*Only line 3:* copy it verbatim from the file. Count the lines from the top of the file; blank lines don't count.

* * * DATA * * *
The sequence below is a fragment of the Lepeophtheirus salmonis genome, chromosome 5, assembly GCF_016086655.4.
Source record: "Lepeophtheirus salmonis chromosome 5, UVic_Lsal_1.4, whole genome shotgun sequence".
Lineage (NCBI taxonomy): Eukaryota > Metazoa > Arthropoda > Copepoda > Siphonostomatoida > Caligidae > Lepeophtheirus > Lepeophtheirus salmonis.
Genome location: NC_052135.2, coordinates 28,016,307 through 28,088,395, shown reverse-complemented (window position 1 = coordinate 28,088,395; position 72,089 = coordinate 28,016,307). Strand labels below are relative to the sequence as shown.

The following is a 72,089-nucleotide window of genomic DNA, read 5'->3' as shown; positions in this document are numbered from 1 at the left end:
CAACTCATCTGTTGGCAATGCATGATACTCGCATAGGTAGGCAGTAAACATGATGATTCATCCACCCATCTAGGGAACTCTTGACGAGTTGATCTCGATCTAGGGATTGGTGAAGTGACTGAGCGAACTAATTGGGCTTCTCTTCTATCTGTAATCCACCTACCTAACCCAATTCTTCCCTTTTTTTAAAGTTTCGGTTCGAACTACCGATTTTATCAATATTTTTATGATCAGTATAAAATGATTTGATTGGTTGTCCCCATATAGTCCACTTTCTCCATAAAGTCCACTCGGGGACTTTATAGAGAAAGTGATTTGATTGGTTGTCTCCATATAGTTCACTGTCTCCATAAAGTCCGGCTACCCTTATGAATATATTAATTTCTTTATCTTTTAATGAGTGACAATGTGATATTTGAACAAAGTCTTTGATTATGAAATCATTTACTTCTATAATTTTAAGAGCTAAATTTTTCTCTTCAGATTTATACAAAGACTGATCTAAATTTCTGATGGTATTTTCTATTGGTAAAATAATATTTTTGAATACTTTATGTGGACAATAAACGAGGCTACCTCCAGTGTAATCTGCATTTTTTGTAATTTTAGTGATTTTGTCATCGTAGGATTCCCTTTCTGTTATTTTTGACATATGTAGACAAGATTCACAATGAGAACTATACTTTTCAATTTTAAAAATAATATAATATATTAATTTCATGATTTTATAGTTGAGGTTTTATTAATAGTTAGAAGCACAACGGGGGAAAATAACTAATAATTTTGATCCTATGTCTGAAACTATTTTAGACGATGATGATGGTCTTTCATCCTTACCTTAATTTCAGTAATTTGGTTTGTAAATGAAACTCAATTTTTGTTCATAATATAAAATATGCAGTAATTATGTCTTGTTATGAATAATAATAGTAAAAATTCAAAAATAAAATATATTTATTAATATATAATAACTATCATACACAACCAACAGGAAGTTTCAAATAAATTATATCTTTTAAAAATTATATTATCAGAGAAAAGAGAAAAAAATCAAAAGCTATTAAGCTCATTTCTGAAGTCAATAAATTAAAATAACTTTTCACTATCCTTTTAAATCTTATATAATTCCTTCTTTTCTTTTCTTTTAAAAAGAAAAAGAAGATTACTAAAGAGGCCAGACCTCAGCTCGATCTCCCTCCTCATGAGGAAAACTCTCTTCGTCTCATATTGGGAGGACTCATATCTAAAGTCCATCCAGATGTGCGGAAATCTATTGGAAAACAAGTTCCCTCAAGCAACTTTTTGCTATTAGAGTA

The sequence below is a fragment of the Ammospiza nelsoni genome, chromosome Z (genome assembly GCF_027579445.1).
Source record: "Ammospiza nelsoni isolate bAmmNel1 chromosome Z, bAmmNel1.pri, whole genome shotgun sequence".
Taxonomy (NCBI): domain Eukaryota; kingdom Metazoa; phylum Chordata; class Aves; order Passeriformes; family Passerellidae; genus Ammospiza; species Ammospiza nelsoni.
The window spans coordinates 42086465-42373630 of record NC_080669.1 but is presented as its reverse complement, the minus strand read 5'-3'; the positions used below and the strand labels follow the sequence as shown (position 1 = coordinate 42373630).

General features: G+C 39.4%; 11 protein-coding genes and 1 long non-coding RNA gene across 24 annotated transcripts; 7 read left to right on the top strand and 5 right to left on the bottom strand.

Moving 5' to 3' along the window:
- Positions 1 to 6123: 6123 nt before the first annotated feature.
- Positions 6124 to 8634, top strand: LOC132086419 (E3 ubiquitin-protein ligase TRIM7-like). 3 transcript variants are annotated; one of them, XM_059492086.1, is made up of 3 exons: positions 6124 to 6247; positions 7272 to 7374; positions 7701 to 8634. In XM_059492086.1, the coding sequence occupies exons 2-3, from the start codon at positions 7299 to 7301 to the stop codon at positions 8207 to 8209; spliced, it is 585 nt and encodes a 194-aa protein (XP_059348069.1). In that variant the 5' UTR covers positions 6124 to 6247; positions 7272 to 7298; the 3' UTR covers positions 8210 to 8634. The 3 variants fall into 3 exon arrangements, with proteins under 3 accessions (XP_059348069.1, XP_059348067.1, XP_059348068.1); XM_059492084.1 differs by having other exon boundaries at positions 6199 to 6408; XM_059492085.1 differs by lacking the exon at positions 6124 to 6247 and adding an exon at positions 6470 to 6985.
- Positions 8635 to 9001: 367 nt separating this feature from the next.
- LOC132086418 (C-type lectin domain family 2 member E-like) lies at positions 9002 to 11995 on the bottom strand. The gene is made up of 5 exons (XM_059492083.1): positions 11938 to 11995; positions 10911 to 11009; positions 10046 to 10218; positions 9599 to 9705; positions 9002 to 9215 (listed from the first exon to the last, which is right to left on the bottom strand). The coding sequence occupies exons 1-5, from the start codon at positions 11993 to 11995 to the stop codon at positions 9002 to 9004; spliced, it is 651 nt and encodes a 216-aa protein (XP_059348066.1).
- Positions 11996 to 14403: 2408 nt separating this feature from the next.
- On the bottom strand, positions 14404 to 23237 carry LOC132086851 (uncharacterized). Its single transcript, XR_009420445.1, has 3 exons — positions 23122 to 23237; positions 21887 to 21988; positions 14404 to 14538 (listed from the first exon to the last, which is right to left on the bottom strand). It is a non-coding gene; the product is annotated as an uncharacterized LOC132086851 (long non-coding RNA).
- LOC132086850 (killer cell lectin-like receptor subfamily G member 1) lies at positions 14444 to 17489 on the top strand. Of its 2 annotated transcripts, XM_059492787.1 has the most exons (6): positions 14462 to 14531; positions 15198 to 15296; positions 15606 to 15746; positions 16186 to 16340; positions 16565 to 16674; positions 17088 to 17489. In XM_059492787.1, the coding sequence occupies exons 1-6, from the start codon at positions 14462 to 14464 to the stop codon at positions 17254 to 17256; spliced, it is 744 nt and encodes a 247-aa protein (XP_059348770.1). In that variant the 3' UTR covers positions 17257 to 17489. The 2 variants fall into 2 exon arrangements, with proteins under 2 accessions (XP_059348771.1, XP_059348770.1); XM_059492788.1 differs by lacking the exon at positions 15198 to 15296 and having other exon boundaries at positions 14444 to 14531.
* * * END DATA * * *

Lineage (NCBI taxonomy): Eukaryota > Metazoa > Arthropoda > Copepoda > Siphonostomatoida > Caligidae > Lepeophtheirus > Lepeophtheirus salmonis.